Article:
Parks, Trails, and Health Workbook – A Tool for Planners, Parks and Recreation Professionals, and Health Practitioners

Workbook Cover - Title

The Rivers, Trails and Conservation Assistance Program of the National Park Service and the Healthy Community Design Initiative of the Centers for Disease Control and Prevention got together and produced a Parks, Trails and Health Workbook.  It is widely recognized that parks are critical to the health of communities and the people that live in them.  This workbook is designed to help park planners integrate these public health concepts into their designs.

Specifically, the workbook should help:

  • Facilitate interagency and stakeholder discussion and collaboration related to parks, trails, and community health issues.
  • Find data and information to engage and enlist new health partners, funding resources, and stakeholders.
  • Assess the health and community needs for a new park/trail project or enhancement
  • Prepare for a health impact assessment or for health grant applications.

The workbook has five sections and supporting appendices:

Section 1: Community Health Profile

Running GroupThe premise here is that once one develops a community health profile using health statistics and demographic data, one will have a pretty good idea of the types of people that will be using the park or trail.  That, in turn, leads to identifying funders in the health arena and development of facilities that best meet user needs.

This also includes the identification of demographic trends that can be useful in developing a facility that can handle future needs.

Finally, the data developed in this step will allow monitoring and evaluation that will reveal the ultimate effects of creating the facility.

Section 2: Site Assessment

ParkSitePlanTypically the location of the park will be known up front.  The site assessment gets at the existing features of the area including its assets and potential issues.  It doesn’t stop at the park boundary because surrounding features may impact the park and vice versa.

A community workshop can be used to gather information from local residents.  This assessment should include things like geographic conditions, vegetative conditions and human interactions with the area. For example, who is using the trails that already exist, which trees are important to preserve, and how often does the area flood.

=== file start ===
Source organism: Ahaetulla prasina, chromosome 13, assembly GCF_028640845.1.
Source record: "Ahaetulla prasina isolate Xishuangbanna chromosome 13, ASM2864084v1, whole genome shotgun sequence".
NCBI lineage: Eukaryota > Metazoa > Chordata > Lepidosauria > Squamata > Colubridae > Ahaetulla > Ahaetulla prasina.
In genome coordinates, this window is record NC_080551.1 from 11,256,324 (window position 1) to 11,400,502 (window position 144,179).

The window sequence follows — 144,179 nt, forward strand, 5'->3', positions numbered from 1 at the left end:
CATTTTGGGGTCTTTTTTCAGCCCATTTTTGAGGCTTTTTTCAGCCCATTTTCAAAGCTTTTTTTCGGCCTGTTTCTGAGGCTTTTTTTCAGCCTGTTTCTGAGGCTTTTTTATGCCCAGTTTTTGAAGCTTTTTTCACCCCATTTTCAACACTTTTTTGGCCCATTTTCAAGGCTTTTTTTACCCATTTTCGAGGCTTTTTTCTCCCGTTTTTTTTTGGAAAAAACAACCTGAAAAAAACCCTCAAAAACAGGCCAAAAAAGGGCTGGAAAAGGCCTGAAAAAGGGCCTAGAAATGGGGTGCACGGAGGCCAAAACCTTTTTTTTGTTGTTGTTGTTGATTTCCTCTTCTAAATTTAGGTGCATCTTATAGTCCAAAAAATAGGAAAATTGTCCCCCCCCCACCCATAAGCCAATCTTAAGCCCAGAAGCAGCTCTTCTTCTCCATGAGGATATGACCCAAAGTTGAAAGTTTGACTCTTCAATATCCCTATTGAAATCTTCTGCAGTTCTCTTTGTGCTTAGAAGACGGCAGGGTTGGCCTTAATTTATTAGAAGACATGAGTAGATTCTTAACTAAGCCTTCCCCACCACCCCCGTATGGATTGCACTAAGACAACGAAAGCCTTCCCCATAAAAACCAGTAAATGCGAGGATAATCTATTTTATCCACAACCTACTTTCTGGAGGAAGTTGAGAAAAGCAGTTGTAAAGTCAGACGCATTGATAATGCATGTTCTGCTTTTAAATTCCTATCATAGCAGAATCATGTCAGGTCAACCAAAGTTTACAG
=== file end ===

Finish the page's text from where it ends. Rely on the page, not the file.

All of this information is used to create a park that meshes nicely with it’s environment and that best serves its users.

Section 3: Site Planning

Park Benches - A Place to RestFor health, the idea is to use the park to encourage physical activity.  Depending upon the people that are expected to use it, this might include playground equipment, nature trails, baseball fields, running tracks and more.  At the same time the immediate health of users is an issue.  Plans need to include things like drinking water, shade, and resting places.

Beyond the physical attributes designed into a park, consideration should also be given to strategies that further contribute to health.  For example, exercise classes, a farmers market, geocaching opportunities, art in the park,  and so on.  These strategies also depend upon the park being designed to accommodate them.

Section 4: Park and Trail System Planning

Park SquirrelA single park or trail is not independent.  They fit within a community and that community may have other parks and trails and other amenities.  This section looks at these broader relationships.  For example:

  • how are parks or trails connected into a functioning system?
  • how will people get to the park and will roads, bike paths, trails and bus routes facilitate getting to the park?
  • what kind of wildlife habitat can be provided while being compatible with surrounding land uses?
  • how can local businesses in the vicinity best serve park users?

Answers to these and other questions may not only lead to modifications in the park design, but also changes in surrounding systems and land uses so that the entire community functions better.

Section 5: Monitoring and Evaluation

EvaluationSections 1 and 2 are aimed at collecting data and information about the existing conditions in the area.  Once the facility is operational things will change.  Monitoring tracks those changes as compared to the initial situation while evaluation analyzes those changes to identify which things are working and which aren’t.  The knowledge gained in this exercise can lead to modifications to better meet the goals for the facility.

Using the Workbook

Workbook CoverThe workbook is quite open-ended with ideas, questions and topics for group discussion.  The appendices then provide methodologies and help that can be used to:

  • find needed data,
  • organize key issues,
  • identify opportunities and their associations with user groups, seasons and even time of day,
  • create a health impact assessment

There are also case studies to demonstrate how the concepts presented in the workbook have played out in communities across the country.

All in all,  the workbook offers a great template for community planning with heavy public involvement as it relates to parks and community recreation developments.

The workbook is freely available and you can download it here and find more information on related topics from the Centers for Disease Control and Prevention.

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